SpaceX test fires Raptor engine for first time


Engineers at SpaceX have carried out a full-power test of a methane-fuelled full-flow staged combustion cycle engine for the first time.

The Raptor engine, which is fuelled by methane and liquid oxygen, instead of the hydrogen and liquid oxygen mix used in most rockets, is panned to be used by the company’s Super Heavy and Starship reusable rocket and spacecraft system which will transport crews and cargo to the Moon and Mars.

Elon Musk announced the milestone test results for the Raptor in a series of tweets posted from February 7:

The first test of the Raptor engine was conducted in September 2016. Three of the engines are built into its Starship Hopper prototype vehicle, which is being developed in Texas.

As well as being fuelled by methane, the Raptor is a full-flow staged combustion cycle engine.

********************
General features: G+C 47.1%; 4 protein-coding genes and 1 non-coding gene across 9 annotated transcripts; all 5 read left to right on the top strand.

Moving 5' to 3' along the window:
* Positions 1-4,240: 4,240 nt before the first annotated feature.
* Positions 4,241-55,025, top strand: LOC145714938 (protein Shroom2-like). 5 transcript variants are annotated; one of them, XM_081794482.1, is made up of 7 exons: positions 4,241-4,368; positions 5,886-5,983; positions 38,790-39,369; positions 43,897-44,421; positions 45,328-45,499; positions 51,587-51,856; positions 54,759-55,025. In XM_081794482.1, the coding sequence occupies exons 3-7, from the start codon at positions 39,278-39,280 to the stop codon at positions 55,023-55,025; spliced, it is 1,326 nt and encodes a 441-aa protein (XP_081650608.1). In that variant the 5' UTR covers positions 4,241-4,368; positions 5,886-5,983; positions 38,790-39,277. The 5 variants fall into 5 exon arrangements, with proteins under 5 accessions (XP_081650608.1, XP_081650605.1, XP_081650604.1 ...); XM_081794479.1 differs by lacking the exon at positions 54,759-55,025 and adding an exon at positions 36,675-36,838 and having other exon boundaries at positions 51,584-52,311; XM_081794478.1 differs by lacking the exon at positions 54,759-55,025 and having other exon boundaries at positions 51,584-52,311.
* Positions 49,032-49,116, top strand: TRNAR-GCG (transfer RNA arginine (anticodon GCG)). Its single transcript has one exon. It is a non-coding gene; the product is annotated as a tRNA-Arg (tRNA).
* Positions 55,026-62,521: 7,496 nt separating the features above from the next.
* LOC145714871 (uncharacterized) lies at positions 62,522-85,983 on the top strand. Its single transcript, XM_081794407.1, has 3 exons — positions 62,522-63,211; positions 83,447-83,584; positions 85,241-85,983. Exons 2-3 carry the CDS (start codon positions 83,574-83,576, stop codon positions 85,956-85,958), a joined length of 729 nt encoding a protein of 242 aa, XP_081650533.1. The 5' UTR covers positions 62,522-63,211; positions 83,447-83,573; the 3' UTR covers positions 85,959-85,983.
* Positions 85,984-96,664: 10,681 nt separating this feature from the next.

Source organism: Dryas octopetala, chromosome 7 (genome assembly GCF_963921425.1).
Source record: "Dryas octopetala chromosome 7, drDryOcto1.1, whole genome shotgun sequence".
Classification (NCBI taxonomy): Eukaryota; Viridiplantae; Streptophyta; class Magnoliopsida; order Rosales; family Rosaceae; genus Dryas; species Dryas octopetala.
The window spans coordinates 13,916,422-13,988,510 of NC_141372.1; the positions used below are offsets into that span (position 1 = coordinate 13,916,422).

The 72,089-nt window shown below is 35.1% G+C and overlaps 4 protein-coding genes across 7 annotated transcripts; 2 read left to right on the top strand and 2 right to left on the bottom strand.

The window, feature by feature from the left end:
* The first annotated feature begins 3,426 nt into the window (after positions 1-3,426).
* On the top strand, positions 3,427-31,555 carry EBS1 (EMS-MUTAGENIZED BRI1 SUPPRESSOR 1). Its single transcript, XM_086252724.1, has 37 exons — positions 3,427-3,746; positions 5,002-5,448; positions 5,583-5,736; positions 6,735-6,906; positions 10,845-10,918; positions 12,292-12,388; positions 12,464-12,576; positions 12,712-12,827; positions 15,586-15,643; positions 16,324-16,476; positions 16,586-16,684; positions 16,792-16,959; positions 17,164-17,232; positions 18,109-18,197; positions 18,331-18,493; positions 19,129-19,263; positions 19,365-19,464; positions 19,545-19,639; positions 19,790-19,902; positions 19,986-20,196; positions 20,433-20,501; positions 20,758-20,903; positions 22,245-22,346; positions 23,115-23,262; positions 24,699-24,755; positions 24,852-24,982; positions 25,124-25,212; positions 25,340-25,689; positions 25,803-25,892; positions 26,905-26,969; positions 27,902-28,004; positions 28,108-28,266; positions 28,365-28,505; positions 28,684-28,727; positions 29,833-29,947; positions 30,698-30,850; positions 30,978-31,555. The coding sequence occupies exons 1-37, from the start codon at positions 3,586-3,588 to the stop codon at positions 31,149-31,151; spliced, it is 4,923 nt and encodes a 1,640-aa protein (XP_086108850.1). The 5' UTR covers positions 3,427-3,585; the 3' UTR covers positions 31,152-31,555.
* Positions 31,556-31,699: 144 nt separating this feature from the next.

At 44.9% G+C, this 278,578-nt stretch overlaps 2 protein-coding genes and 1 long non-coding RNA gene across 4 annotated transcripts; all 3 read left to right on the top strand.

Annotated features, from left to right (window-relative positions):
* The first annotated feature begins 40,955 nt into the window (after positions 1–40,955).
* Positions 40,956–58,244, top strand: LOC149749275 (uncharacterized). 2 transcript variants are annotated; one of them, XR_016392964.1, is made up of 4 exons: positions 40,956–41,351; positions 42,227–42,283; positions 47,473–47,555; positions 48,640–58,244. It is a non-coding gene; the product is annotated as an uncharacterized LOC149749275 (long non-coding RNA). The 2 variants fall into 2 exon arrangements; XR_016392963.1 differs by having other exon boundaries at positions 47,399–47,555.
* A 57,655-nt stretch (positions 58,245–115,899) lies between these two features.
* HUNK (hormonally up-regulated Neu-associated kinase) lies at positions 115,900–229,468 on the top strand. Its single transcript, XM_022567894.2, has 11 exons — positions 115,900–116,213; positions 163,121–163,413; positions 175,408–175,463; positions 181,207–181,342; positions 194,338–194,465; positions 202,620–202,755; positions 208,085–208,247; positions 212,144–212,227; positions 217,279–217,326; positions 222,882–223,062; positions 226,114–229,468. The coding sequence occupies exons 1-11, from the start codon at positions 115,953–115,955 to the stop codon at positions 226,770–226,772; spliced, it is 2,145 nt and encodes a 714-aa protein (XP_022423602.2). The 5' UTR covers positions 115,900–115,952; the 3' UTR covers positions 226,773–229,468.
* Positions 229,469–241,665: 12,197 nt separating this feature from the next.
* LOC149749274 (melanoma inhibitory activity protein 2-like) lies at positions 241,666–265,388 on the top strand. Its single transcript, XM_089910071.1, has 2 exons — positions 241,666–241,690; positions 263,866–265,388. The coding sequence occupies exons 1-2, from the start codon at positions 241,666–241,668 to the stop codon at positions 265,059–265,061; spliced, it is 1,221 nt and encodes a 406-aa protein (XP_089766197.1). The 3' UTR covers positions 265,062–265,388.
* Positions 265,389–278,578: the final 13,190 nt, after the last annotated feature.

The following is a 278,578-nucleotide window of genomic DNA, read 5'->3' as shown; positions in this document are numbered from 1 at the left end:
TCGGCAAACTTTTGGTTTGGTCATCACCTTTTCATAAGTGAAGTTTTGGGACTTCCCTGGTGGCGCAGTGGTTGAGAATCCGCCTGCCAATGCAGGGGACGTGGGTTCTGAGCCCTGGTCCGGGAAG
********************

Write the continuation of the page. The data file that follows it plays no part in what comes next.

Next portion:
FFSC engines have a twin-shaft staged combustion cycle that uses both oxidizer-rich and fuel-rich preburners, enabling the full flow of both propellants through the turbines

There have been two earlier attempts at creating a FFSC rocket motor. The Soviet RD-270 engine developed during the 1960s, mentioned by Musk in his tweet, and the Integrated Powerhead Demonstrator engine which was developed by Aerojet and Rocketdyne in the late 1990s and early 2000s.


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Ben has worked all of his career as a journalist and now editor, covering almost all aspects of technology, engineering and industry. In the last 16 years he has written on subjects from nuclear submarines and autonomous cars to future design and manufacturing technologies and commercial aviation. Latterly editor of a leading engineering magazine, he brings an eye for a great story and lots of experience to the team.

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